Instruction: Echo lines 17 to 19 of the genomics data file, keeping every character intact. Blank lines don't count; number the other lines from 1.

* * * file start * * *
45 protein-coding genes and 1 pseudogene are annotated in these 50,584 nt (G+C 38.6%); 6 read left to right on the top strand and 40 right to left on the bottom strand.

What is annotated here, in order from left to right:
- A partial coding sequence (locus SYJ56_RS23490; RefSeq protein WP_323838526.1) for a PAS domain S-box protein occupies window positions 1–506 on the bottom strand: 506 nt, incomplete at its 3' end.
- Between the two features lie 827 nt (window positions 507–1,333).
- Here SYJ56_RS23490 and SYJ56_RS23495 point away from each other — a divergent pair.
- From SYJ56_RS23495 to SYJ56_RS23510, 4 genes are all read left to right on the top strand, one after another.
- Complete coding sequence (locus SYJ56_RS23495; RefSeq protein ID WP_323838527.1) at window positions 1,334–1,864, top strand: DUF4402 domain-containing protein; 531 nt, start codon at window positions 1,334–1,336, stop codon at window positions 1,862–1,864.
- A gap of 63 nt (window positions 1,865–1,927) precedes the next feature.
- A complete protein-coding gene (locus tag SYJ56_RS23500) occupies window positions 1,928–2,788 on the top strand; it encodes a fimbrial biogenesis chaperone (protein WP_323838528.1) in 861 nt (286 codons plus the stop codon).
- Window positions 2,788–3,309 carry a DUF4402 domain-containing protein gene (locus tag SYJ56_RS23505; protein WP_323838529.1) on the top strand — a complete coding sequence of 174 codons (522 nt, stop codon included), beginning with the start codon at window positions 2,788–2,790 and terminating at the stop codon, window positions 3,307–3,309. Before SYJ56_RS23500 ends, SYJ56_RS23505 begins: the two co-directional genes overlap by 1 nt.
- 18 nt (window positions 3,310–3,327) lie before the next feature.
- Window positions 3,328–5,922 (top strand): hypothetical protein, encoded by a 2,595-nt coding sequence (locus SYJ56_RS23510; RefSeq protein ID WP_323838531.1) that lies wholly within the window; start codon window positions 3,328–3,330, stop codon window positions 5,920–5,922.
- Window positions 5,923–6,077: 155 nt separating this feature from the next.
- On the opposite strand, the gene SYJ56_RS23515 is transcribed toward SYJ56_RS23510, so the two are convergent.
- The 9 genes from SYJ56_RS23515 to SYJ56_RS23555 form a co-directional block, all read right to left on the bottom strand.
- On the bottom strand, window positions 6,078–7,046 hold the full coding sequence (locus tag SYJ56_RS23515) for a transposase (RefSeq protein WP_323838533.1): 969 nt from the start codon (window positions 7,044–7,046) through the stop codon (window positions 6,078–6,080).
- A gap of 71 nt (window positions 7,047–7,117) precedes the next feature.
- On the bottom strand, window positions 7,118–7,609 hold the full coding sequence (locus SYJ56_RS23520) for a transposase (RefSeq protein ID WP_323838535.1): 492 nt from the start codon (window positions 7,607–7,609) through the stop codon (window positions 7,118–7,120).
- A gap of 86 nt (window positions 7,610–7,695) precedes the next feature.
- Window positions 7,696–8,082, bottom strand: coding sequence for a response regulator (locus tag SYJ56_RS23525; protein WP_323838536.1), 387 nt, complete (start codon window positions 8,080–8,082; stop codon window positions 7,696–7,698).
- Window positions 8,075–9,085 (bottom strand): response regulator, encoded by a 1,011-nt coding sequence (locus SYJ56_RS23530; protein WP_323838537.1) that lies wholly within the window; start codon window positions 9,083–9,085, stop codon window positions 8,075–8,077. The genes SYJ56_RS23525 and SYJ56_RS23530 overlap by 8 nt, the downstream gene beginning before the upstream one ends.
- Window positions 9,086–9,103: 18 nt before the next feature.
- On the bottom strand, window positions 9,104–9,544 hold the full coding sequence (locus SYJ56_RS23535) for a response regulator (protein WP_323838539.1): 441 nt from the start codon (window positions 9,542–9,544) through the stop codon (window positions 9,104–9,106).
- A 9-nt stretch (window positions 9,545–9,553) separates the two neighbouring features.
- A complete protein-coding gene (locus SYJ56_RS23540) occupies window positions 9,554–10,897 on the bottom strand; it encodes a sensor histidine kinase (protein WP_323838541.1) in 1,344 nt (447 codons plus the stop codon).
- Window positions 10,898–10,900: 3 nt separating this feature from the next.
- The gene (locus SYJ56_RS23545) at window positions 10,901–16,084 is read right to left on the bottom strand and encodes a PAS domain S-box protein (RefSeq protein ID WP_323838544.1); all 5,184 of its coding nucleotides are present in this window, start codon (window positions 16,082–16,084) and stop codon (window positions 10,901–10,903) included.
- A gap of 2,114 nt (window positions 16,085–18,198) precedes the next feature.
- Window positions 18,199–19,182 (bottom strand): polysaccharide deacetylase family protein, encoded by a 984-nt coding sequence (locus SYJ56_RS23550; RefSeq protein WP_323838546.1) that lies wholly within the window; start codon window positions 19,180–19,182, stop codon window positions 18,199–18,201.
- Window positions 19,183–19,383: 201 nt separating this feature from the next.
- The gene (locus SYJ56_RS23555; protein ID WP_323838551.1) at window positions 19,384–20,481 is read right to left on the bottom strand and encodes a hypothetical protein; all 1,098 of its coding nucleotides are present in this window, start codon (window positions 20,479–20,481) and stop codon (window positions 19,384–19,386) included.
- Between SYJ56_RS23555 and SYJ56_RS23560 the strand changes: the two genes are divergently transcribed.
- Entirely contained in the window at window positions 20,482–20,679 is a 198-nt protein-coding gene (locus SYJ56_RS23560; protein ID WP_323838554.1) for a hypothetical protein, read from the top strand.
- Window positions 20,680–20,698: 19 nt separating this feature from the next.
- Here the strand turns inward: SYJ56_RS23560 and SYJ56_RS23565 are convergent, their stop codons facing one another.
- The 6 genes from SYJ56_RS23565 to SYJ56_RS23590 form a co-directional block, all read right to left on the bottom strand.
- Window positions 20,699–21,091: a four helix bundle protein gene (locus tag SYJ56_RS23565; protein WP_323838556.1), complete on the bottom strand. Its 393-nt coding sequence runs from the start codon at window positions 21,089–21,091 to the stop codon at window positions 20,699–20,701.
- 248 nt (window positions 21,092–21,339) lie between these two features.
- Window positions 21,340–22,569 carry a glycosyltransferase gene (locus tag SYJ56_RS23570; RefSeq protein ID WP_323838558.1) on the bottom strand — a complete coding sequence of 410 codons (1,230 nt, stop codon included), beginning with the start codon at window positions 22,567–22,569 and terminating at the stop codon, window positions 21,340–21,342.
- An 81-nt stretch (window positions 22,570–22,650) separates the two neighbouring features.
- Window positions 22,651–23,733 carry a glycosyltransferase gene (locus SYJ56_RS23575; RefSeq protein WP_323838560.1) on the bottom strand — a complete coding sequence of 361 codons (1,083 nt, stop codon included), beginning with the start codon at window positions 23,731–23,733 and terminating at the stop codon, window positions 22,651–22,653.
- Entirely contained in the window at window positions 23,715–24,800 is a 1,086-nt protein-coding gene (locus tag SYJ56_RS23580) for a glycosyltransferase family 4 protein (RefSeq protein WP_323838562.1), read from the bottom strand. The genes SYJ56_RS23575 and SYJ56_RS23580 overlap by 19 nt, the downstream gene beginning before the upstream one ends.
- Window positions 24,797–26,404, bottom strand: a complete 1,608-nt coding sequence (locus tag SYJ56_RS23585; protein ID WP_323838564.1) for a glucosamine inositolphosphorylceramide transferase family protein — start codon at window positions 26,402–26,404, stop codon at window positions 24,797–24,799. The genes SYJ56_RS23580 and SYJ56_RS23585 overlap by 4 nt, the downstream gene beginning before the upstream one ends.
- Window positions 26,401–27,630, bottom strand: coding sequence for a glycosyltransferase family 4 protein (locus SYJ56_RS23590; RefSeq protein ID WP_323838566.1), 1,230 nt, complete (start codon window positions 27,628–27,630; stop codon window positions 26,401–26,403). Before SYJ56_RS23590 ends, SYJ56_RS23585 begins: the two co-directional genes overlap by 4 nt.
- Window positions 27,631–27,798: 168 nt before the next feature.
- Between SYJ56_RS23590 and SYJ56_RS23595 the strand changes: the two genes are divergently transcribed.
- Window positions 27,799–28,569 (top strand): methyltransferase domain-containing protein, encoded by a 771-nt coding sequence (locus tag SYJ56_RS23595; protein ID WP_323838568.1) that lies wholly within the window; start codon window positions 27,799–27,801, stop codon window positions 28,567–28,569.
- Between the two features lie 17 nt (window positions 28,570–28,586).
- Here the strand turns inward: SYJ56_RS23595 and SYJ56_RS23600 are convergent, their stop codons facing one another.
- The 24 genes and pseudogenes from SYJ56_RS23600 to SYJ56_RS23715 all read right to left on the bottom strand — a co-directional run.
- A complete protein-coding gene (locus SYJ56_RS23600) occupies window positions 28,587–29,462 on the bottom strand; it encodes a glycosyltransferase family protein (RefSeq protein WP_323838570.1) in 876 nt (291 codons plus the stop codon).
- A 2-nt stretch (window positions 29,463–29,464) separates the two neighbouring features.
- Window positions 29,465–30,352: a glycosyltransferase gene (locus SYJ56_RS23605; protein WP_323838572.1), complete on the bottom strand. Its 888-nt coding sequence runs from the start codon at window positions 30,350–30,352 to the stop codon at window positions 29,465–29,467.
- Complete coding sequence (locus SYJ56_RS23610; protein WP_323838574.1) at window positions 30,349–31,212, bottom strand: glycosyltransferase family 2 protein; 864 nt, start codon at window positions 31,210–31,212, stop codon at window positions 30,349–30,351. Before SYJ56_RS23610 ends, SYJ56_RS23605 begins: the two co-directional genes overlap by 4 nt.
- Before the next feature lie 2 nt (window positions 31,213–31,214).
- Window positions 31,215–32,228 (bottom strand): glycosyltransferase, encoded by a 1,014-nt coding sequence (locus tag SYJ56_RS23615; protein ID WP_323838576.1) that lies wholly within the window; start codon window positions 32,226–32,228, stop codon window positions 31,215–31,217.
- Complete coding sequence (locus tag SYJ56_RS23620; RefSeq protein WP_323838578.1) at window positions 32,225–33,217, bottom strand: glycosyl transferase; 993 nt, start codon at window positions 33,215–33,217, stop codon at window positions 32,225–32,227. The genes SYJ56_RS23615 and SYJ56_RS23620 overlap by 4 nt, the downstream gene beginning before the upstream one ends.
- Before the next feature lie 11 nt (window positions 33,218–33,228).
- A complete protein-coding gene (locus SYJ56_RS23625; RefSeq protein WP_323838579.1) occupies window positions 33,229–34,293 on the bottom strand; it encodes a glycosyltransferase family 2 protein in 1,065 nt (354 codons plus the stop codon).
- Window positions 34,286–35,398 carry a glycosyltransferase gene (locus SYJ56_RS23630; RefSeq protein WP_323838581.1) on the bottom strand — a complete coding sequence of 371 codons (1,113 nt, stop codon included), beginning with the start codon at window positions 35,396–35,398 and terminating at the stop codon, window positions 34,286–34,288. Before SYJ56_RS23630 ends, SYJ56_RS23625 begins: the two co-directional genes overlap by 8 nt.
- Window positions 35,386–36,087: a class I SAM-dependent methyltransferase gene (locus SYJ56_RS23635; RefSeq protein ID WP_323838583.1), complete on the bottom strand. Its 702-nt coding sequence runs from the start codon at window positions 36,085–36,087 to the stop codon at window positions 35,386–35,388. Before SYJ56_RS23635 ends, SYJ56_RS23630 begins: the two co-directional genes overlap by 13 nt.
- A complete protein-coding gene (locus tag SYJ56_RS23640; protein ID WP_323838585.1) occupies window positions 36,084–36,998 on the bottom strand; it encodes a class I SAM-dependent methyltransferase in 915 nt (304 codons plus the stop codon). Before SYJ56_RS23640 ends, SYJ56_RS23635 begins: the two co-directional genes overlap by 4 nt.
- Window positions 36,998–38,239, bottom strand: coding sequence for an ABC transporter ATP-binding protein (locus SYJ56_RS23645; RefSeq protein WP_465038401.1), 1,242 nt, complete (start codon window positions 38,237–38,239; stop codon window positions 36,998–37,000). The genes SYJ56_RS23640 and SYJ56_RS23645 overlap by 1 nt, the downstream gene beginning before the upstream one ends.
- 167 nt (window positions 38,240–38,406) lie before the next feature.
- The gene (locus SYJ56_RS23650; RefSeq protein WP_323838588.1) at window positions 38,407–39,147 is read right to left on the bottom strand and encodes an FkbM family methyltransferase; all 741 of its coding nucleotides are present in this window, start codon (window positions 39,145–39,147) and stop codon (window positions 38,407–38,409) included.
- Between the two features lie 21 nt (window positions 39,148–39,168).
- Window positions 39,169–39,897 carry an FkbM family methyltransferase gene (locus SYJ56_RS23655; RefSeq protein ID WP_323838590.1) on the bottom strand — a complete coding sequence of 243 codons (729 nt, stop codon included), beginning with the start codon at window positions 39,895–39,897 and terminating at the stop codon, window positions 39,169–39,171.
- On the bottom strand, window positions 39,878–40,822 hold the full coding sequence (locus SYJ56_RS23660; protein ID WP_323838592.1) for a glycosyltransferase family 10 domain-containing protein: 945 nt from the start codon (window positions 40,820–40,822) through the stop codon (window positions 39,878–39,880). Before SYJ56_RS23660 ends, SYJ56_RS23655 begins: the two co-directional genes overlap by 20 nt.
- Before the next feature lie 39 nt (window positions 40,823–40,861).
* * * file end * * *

- A gap of 71 nt (window positions 7,047–7,117) precedes the next feature.
- On the bottom strand, window positions 7,118–7,609 hold the full coding sequence (locus SYJ56_RS23520) for a transposase (RefSeq protein ID WP_323838535.1): 492 nt from the start codon (window positions 7,607–7,609) through the stop codon (window positions 7,118–7,120).
- A gap of 86 nt (window positions 7,610–7,695) precedes the next feature.